In practice, a buyer’s failure to complete may lead to extended negotiations before a deposit can be forfeited, often through the intervention of an avocat for either party.
Your obligations as a seller
With accordance to the French law (French civil code), as a seller, you have mainly three main obligations:
The obligation to deliver what has been agreed to be sold: you must ensure that your property will correspond to its description and other details specified in the sale contract.
To ensure that the buyer enjoys quiet possession, free from any claims by third parties. You must for example be able to ensure that all registered charges are cancelled by producing vacating receipts and certificates of cancellation. You have also a duty to inform your buyer about your property, about easements and any charges affecting it and you must produce evidence of a thirty-year title. You must be able to ensure freedom from eviction, roughly the right for peaceful possession free from any claim by any third party.
A liability to undisclose hidden defects. According to the French Code Civil, you are not liable for apparent defects, which your buyer could discover for himself. However, you are liable for latent defects (vices cachés) which render your property unfit for their intended use or which so substantially diminish such use that your buyer would not have bought your property, or would have paid a lower price, had he known of them.
The sale process
As part of the sale process the seller is required to arrange for a number of surveys and reports to be prepared on the property. These surveys are called the Dossier de Diagnostic Technique (DDT). When completed, they are attached to the sale and purchase agreement.
It is imperative these surveys are carried out, failing which the buyer can later withdraw from the sale, or can seek a lower purchase price. Make sure that surveyor has an accreditation from a Comité d’accreditation français (COFRAC).
The main surveys that are now in operation are listed here.
Fixtures and fittings
You and your buyer must be clear about which items are included in the sale. If any items of furniture are to be included, an inventory signed by all parties should be attached to the contract, and their value included in the sale. Since the value of furniture, if declared in the contract, can work to reduce your capital gains tax and the buyer’s stamp duty liability, then an itemised inventory is required with a price put to each item as this may be scrutinised by the tax authorities.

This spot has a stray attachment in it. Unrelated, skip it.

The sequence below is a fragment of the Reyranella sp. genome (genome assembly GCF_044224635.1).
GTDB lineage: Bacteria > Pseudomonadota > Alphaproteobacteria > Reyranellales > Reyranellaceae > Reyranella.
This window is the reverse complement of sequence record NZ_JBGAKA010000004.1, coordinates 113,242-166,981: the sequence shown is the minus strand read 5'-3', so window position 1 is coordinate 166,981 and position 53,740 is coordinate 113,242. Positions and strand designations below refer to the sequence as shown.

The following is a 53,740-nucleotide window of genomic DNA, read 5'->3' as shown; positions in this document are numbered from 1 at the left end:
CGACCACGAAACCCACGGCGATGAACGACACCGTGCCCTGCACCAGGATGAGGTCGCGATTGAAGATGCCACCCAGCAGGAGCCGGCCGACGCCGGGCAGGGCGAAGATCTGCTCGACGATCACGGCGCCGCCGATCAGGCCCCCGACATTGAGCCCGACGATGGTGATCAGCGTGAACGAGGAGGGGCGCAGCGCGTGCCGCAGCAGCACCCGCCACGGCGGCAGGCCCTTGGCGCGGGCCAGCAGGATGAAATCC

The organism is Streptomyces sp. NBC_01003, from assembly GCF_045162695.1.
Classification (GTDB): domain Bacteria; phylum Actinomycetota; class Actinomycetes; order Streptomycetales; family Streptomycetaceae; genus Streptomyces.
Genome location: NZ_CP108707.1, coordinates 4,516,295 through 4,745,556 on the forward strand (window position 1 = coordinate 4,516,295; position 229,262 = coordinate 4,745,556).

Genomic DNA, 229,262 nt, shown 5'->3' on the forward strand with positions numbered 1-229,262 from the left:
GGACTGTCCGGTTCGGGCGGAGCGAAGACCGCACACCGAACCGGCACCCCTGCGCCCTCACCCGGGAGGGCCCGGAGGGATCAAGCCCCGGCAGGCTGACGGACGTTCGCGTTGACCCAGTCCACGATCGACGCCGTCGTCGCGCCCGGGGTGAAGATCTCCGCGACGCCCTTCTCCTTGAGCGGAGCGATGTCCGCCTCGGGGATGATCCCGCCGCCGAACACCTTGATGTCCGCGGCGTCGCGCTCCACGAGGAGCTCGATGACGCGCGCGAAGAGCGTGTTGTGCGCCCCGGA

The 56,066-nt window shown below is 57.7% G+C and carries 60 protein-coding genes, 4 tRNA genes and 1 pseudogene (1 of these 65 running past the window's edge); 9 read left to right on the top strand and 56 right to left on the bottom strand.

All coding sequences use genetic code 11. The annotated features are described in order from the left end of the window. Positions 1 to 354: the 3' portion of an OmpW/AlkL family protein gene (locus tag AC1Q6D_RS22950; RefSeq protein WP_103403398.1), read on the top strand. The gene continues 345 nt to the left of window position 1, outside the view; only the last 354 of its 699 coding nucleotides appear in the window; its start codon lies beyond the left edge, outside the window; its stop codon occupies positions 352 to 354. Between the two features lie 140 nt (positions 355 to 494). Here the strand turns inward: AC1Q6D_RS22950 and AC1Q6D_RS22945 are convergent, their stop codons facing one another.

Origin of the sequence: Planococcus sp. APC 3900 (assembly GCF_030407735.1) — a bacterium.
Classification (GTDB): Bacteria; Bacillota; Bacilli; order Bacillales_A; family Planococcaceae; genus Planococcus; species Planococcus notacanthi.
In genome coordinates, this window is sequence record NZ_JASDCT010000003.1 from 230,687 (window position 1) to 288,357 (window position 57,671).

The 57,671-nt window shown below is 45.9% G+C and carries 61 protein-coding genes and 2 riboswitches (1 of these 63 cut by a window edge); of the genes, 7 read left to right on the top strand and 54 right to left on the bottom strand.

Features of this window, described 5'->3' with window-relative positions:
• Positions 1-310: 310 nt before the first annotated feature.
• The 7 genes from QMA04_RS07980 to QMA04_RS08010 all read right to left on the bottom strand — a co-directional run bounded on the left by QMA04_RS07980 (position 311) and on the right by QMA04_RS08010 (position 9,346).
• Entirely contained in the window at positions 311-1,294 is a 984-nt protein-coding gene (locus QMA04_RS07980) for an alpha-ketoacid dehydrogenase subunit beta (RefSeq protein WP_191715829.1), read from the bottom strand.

Once the sale and purchase agreement has been signed, then the notaire will carry out the usual searches in connection with title to the property. This process normally takes around two months.
It includes consultation with the local council and national land agency, both of whom may have a right of pre-emption to buy the property. Sitting tenants also have a right of first refusal on the sale, but only on the same terms as the purchaser.
Once the notaire has completed the searches and other preparatory work, you will be able to complete.
The notaire is personally liable for the registration taxes and the buyer (invariably) must pay these, together with his costs and the purchase price, before completion.
Just as when you purchased your property you may have had to attend at the notaire’s office to sign the acte de vente, so signature in person is required on a sale. If you are unable to travel to France to sign the acte de vente, then you will need to give a power of attorney (procuration) to someone to sign before the notaire on your behalf. This power of attorney will need to be legalised by having an Apostille. This will enable the document signed abroad to have full effect in France.